A pet peeve of mine is hypocrisy when someone’s perceived to be scandalous. For example, if Cam feels the need to throw flags of opposing teams in his stadium, I want him to do it like Rip Taylor throws confetti. I don’t want him to stifle himself because it hurts other’s feelings, and I especially don’t want him to bitch about it when the rest of the league hates him, or wants to single him out as a bad guy. He’s made his bed. He has to lie in it.
The bottom line is you cannot play both sides of the fence, and Cam doesn’t. I respect that about him, and everyone should.
Meanwhile, another game was played Saturday night in Arizona that had some sort of significance.
Now I know Cris Collinsworth is pretty much universally hated by everyone who has ears, but he said an amazing comment during the Green Bay/Arizona postgame the other night that flirted with brilliance and was totally accurate.
“There is no reality TV that can match the drama we just saw.”
He was right. Bad coaching, bad riffing, Déjà Vu Hail Mary and a coin that didn’t flip all led to Larry Fitzgerald, the oldest guy in the room, taking over in overtime and bringing his team a win.
For all of us who don’t have horses in this race, we have a very simple good vs. evil match all laid out for us. The pompous Cam Newton-led Panthers and the humble oldie and goodie Larry Fitzgerald-led Cardinals.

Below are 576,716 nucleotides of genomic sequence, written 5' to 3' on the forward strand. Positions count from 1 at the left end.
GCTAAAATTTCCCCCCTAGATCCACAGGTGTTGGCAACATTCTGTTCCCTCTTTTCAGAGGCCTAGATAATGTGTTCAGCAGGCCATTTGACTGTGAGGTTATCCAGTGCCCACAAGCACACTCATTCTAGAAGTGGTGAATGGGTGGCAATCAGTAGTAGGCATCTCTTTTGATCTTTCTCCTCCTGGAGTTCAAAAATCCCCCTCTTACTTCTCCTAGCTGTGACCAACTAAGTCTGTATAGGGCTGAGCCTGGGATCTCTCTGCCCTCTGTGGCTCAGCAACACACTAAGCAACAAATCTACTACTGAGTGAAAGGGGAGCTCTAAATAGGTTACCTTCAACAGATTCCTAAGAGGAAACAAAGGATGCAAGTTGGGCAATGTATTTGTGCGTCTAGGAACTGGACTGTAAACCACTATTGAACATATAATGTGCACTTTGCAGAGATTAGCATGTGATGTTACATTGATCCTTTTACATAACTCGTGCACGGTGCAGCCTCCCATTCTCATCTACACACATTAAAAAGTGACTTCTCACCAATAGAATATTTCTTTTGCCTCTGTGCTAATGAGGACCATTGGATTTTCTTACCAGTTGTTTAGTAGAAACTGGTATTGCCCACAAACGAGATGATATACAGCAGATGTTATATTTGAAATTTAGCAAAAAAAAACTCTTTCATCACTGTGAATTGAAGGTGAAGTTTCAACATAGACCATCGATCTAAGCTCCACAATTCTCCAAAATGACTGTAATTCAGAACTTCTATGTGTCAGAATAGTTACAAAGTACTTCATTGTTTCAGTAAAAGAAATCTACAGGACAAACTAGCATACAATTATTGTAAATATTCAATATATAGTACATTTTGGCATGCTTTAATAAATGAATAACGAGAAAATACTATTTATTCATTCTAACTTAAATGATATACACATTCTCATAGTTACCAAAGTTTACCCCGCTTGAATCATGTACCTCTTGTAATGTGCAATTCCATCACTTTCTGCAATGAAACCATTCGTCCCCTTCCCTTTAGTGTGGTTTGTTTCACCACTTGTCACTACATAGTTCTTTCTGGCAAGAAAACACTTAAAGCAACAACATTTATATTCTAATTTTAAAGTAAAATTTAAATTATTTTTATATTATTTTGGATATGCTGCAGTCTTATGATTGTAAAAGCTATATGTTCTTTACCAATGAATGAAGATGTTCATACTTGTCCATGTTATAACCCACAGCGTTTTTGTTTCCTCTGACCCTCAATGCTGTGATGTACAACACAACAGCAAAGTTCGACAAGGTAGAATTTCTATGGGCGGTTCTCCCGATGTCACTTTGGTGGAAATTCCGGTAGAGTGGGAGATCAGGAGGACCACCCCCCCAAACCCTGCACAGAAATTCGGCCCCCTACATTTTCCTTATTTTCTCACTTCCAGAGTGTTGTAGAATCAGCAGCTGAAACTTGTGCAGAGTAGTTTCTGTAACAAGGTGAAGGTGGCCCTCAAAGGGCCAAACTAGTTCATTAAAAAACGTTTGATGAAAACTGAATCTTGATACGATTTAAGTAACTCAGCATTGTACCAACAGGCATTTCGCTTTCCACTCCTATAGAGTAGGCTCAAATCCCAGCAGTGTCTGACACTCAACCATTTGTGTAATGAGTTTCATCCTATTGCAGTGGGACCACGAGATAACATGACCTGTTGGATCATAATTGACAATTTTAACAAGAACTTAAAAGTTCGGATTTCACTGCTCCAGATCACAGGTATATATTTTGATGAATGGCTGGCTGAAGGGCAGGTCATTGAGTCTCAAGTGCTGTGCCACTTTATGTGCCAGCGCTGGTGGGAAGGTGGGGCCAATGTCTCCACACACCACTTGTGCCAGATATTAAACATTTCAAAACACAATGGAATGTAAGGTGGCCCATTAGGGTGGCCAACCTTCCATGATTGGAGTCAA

As for the pick,
I, like pretty much every other NFL analyst, feel that Cam and the Panthers have many, many great years ahead of them. These Arizona Cardinals we’re seeing do not.
The Pack were the better team on Saturday night. It was poor coaching, dropping of open completed passes, and dropping of open interceptions that cost them the game. Basically, the Packers beat themselves and the Cards had little to do with it. And at the end, the Pack’s play was still good enough to send the game to overtime.
Arizona’s D is good; Carolina’s is way better. Arizona’s offense is good (when Carson Palmer isn’t under- or overthrowing receivers), Carolina’s can be explosive.
All that said, and I’m crazy for doing this, I’m picking Arizona. They will have to do everything right in this game to have a chance. I can’t get the second-half crumble of the Carolina D out of my mind. If Palmer can make a few big plays, their defense and run game can keep them in the mix to eke out a win by a field goal.
Clear your schedules and watch all this unfold with me. No seriously, where are you watching the games? Let’s meet up.
Next week, the second annual NF-FELD awards.